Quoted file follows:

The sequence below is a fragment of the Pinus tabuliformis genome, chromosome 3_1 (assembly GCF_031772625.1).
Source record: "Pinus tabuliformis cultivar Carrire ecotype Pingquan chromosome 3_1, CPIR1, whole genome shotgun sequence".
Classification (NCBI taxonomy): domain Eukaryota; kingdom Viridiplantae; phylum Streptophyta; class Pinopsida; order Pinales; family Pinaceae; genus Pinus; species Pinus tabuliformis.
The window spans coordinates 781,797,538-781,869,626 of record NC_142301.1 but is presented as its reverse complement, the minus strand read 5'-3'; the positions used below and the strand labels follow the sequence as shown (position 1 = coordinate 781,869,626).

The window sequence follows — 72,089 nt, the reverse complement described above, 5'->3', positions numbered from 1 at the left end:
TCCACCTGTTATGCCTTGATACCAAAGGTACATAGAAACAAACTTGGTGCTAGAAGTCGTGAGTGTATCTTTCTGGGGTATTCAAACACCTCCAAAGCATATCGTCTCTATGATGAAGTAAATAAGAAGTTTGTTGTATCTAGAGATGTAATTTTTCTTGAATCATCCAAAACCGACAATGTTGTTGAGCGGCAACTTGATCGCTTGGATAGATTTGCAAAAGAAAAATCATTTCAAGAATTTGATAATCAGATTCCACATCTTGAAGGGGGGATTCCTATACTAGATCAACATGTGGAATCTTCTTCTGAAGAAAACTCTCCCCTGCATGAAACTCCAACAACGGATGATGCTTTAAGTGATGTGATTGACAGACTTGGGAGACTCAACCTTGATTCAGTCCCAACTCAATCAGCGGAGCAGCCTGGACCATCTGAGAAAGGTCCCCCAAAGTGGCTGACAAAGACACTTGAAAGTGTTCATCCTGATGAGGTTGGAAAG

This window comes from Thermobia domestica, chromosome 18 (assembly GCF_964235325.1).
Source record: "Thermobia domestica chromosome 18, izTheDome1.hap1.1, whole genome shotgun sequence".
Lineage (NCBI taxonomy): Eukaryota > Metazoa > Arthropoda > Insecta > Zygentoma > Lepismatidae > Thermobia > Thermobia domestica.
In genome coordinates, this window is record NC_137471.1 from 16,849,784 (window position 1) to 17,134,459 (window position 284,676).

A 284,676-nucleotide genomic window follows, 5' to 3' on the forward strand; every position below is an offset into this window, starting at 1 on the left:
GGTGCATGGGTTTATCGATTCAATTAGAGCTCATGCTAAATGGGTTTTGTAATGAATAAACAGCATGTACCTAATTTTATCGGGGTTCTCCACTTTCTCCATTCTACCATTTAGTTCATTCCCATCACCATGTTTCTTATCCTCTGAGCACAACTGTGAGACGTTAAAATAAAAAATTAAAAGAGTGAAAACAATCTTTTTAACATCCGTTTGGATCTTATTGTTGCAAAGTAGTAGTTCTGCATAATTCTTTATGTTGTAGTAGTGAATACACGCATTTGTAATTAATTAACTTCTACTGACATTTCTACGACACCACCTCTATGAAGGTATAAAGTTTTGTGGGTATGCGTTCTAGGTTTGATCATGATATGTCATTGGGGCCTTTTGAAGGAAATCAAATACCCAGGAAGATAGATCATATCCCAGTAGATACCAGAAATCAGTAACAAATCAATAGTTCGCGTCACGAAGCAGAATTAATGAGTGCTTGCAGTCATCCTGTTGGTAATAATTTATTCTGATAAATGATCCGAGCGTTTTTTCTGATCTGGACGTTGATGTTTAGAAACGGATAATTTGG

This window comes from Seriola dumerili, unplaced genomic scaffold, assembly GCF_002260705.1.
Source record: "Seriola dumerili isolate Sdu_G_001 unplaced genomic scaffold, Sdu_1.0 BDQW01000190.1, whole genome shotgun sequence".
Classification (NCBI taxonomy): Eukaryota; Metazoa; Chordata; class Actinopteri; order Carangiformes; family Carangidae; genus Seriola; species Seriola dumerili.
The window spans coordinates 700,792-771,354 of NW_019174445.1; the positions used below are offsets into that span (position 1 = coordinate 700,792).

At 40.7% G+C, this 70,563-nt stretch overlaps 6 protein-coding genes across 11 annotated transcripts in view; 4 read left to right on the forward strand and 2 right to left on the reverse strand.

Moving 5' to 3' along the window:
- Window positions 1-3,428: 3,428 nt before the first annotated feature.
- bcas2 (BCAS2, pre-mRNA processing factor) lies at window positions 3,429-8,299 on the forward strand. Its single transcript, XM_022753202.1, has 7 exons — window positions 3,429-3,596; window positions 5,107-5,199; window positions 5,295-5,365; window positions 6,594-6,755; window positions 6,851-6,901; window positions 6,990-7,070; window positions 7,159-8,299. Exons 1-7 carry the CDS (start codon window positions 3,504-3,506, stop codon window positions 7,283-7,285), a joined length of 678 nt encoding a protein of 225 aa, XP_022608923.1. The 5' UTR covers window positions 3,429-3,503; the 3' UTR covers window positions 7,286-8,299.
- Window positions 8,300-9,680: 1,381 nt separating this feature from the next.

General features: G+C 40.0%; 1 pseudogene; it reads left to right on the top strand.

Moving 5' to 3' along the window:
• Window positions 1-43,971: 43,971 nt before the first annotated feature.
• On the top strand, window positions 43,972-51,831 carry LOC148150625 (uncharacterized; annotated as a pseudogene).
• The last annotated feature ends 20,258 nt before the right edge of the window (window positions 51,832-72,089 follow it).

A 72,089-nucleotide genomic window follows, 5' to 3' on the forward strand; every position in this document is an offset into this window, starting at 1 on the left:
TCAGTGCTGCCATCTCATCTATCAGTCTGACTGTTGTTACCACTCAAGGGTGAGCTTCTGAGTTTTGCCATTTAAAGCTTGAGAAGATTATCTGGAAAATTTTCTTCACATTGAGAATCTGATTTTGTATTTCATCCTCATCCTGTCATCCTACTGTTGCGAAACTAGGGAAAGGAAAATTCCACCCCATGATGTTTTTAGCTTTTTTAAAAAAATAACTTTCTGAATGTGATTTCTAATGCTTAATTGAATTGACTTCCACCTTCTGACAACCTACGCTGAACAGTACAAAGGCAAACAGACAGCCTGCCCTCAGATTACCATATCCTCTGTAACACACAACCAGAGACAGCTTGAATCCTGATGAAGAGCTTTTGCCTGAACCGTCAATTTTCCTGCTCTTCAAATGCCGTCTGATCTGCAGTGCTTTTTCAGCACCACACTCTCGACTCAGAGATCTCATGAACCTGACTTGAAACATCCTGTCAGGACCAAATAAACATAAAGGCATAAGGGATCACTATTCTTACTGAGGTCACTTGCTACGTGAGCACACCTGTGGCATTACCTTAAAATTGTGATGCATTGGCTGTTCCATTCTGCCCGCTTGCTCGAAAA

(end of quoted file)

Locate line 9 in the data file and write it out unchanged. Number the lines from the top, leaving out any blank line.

Lineage (NCBI taxonomy): Eukaryota > Metazoa > Arthropoda > Insecta > Zygentoma > Lepismatidae > Thermobia > Thermobia domestica.